BioEnergy Research

, Volume 8, Issue 3, pp 1148–1157 | Cite as

Optimizing Acid Hydrolysis of Jerusalem Artichoke-Derived Inulin for Fermentative Butanol Production

  • Tahereh Sarchami
  • Lars RehmannEmail author


In this study, a central composite design and response surface methodology were used to study the effect of various hydrolysis variables (temperature, pH, and time) on the acid hydrolysis of Jerusalem artichoke-derived inulin using three different mineral acids (HCl, H2SO4, and H3PO4). Numerical optimization was used to maximize the sugar yield of Jerusalem artichoke powder within the experimental range for each of the mentioned acid. The influence of each acid on the formation of hydroxymethylfurfural (HMF; a known by-product and inhibitor for fermentative organisms) was also investigated. H2SO4 was found to have a better potential for sugar yields compared to two other acids (HCl and H3PO4) since it can hydrolyze the highest amount of inulin (98.5 %) under optimal conditions (temperature of 97 °C, pH of 2.0, and time period of 35 min) without producing inhibiting HMF concentrations. The sulfuric hydrolysate of Jerusalem artichoke was fermented via solventogenic clostridia to acetone-butanol-ethanol (ABE). An ABE yield of 0.31 g g−1 and an overall fermentation productivity of 0.25 g l−1 h−1 were obtained, indicating the suitability of this feedstock for fermentative ABE production.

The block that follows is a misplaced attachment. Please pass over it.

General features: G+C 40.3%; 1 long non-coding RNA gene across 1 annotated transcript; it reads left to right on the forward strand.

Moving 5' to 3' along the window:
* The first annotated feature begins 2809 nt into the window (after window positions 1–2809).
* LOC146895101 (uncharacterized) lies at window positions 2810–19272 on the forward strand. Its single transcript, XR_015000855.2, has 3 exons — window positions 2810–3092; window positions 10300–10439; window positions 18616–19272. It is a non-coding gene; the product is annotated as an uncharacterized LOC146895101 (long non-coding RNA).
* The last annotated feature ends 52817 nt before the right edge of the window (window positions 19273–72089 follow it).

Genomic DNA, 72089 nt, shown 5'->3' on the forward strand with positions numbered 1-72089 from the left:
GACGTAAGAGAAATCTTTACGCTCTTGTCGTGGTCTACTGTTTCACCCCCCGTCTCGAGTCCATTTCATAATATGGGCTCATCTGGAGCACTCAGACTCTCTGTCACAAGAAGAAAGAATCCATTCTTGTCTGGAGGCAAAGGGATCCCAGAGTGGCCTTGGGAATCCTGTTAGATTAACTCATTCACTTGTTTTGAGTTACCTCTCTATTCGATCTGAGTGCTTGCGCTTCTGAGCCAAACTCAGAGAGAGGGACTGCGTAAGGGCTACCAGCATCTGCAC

Jerusalem artichoke Inulin Acid hydrolysis Optimization Response surface methodology (RSM) ABE fermentation 



The authors wish to thank the Institute for Chemicals and Fuels from Alternative Resources (ICFAR) for providing Jerusalem artichoke tubers as well as the Sand Plains Community Development Fund, Agriculture Canada, Natural Sciences and Engineering Research Council of Canada (NSERC), and the Canada Foundation for Innovation (CFI) for the financial support.


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Copyright information

© Springer Science+Business Media New York 2014

Authors and Affiliations

  1. 1.Department of Chemical and Biochemical EngineeringUniversity of Western OntarioLondonCanada

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